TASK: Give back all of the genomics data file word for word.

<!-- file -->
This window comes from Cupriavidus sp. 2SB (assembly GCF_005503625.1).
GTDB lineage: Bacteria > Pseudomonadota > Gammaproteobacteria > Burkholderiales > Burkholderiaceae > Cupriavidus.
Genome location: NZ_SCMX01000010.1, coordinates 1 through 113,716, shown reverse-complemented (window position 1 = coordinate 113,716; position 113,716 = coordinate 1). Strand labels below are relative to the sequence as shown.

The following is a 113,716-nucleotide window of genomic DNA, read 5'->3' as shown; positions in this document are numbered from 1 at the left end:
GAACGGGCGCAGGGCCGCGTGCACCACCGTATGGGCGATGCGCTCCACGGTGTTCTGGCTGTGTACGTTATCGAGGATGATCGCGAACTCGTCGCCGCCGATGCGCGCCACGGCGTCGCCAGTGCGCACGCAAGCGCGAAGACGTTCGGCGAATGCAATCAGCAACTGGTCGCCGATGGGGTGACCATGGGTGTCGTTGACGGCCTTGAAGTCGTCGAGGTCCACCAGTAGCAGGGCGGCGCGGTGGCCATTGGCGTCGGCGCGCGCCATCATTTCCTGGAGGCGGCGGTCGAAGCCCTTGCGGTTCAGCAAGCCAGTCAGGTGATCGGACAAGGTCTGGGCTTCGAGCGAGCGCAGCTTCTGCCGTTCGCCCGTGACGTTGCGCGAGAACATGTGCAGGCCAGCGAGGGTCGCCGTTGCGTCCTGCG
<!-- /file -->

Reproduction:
This window comes from Cupriavidus sp. 2SB (assembly GCF_005503625.1).
GTDB lineage: Bacteria > Pseudomonadota > Gammaproteobacteria > Burkholderiales > Burkholderiaceae > Cupriavidus.
Genome location: NZ_SCMX01000010.1, coordinates 1 through 113,716, shown reverse-complemented (window position 1 = coordinate 113,716; position 113,716 = coordinate 1). Strand labels below are relative to the sequence as shown.

The following is a 113,716-nucleotide window of genomic DNA, read 5'->3' as shown; positions in this document are numbered from 1 at the left end:
GAACGGGCGCAGGGCCGCGTGCACCACCGTATGGGCGATGCGCTCCACGGTGTTCTGGCTGTGTACGTTATCGAGGATGATCGCGAACTCGTCGCCGCCGATGCGCGCCACGGCGTCGCCAGTGCGCACGCAAGCGCGAAGACGTTCGGCGAATGCAATCAGCAACTGGTCGCCGATGGGGTGACCATGGGTGTCGTTGACGGCCTTGAAGTCGTCGAGGTCCACCAGTAGCAGGGCGGCGCGGTGGCCATTGGCGTCGGCGCGCGCCATCATTTCCTGGAGGCGGCGGTCGAAGCCCTTGCGGTTCAGCAAGCCAGTCAGGTGATCGGACAAGGTCTGGGCTTCGAGCGAGCGCAGCTTCTGCCGTTCGCCCGTGACGTTGCGCGAGAACATGTGCAGGCCAGCGAGGGTCGCCGTTGCGTCCTGCG